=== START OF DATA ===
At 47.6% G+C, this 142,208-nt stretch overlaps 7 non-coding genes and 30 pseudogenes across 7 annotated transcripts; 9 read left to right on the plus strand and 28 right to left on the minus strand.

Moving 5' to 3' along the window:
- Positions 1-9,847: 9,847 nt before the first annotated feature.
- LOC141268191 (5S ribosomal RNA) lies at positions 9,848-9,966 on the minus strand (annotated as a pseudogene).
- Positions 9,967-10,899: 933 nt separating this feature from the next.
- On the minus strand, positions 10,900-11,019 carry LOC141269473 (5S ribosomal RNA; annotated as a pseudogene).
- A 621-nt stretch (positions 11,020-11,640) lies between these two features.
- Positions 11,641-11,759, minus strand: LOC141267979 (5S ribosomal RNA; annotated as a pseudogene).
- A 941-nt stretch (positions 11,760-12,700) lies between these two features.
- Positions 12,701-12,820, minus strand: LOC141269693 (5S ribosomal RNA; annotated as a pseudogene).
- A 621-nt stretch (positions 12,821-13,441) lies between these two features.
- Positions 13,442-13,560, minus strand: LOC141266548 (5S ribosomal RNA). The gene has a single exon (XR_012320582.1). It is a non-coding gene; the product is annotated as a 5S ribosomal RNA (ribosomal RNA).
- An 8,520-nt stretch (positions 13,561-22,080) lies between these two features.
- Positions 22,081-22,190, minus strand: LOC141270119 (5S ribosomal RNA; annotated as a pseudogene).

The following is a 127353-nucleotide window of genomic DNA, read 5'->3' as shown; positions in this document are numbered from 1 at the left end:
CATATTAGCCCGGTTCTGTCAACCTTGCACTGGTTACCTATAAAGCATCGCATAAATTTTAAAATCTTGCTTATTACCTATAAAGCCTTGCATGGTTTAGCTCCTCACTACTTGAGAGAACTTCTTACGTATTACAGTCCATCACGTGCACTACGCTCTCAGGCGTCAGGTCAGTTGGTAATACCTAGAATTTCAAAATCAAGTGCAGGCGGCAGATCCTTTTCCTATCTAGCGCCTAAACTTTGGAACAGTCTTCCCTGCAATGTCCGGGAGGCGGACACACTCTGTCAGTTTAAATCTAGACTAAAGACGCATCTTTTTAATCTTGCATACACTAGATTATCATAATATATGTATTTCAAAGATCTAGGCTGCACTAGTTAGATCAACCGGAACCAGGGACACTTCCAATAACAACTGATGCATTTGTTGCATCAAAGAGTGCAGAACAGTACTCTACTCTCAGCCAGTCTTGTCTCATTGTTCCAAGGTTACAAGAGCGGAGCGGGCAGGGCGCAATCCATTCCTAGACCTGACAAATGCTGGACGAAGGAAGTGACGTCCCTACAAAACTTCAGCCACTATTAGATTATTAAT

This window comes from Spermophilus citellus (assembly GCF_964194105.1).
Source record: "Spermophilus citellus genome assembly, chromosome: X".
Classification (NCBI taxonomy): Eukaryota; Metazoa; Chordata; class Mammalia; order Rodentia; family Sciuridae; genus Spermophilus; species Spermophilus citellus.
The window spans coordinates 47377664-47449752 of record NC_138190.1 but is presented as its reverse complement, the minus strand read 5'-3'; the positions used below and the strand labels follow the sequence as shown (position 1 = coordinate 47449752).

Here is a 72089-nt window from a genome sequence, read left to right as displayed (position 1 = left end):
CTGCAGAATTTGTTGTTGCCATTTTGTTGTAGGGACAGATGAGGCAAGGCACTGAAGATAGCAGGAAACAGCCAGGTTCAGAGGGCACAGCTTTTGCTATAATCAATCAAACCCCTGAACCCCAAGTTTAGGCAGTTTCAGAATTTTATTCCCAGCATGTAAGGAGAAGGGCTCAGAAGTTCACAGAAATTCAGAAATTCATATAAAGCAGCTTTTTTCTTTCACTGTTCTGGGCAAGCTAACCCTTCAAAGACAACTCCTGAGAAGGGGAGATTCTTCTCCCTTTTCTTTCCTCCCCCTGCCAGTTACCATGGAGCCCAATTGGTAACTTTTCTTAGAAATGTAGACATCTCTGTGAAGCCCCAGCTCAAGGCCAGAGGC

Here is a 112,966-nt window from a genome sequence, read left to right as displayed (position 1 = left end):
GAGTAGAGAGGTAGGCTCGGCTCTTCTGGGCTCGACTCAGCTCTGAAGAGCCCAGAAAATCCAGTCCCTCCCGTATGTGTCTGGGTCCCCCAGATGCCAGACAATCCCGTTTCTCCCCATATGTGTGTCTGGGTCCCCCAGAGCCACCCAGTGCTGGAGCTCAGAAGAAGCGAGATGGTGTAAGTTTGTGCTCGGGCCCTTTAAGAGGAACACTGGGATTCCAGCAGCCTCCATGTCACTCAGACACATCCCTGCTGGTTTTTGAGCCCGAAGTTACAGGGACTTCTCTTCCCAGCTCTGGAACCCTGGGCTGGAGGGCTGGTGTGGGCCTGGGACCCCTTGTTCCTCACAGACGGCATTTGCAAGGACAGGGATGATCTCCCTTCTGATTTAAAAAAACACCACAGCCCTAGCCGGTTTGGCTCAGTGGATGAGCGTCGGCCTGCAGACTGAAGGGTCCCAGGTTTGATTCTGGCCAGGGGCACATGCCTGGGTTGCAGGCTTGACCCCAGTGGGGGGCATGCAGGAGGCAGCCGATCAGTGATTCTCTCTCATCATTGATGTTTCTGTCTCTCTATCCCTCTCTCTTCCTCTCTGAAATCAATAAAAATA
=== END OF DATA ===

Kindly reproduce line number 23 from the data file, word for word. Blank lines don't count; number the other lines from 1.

Here is a 112,966-nt window from a genome sequence, read left to right as displayed (position 1 = left end):